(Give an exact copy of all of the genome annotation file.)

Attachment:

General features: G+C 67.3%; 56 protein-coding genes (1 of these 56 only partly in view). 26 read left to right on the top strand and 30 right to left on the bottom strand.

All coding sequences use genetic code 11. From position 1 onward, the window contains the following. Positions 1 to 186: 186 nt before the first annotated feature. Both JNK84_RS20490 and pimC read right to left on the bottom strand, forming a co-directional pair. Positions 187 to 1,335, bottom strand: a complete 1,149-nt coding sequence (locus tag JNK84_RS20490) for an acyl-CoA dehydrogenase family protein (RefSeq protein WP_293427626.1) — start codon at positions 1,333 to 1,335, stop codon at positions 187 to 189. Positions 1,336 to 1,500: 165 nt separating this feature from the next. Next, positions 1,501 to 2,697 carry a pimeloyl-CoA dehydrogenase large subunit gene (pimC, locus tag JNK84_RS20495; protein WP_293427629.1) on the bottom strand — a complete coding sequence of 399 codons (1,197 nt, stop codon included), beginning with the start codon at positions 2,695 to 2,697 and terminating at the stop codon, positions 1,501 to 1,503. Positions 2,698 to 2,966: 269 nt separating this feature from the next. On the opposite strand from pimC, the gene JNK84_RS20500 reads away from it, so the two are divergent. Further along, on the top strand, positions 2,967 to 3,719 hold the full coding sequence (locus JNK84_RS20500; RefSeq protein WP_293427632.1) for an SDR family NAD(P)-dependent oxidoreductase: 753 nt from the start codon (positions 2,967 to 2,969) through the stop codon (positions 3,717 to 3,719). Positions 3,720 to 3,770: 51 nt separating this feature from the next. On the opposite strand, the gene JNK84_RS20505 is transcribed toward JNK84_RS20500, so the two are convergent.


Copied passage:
General features: G+C 67.3%; 56 protein-coding genes (1 of these 56 only partly in view). 26 read left to right on the top strand and 30 right to left on the bottom strand.

All coding sequences use genetic code 11. From position 1 onward, the window contains the following. Positions 1 to 186: 186 nt before the first annotated feature. Both JNK84_RS20490 and pimC read right to left on the bottom strand, forming a co-directional pair. Positions 187 to 1,335, bottom strand: a complete 1,149-nt coding sequence (locus tag JNK84_RS20490) for an acyl-CoA dehydrogenase family protein (RefSeq protein WP_293427626.1) — start codon at positions 1,333 to 1,335, stop codon at positions 187 to 189. Positions 1,336 to 1,500: 165 nt separating this feature from the next. Next, positions 1,501 to 2,697 carry a pimeloyl-CoA dehydrogenase large subunit gene (pimC, locus tag JNK84_RS20495; protein WP_293427629.1) on the bottom strand — a complete coding sequence of 399 codons (1,197 nt, stop codon included), beginning with the start codon at positions 2,695 to 2,697 and terminating at the stop codon, positions 1,501 to 1,503. Positions 2,698 to 2,966: 269 nt separating this feature from the next. On the opposite strand from pimC, the gene JNK84_RS20500 reads away from it, so the two are divergent. Further along, on the top strand, positions 2,967 to 3,719 hold the full coding sequence (locus JNK84_RS20500; RefSeq protein WP_293427632.1) for an SDR family NAD(P)-dependent oxidoreductase: 753 nt from the start codon (positions 2,967 to 2,969) through the stop codon (positions 3,717 to 3,719). Positions 3,720 to 3,770: 51 nt separating this feature from the next. On the opposite strand, the gene JNK84_RS20505 is transcribed toward JNK84_RS20500, so the two are convergent.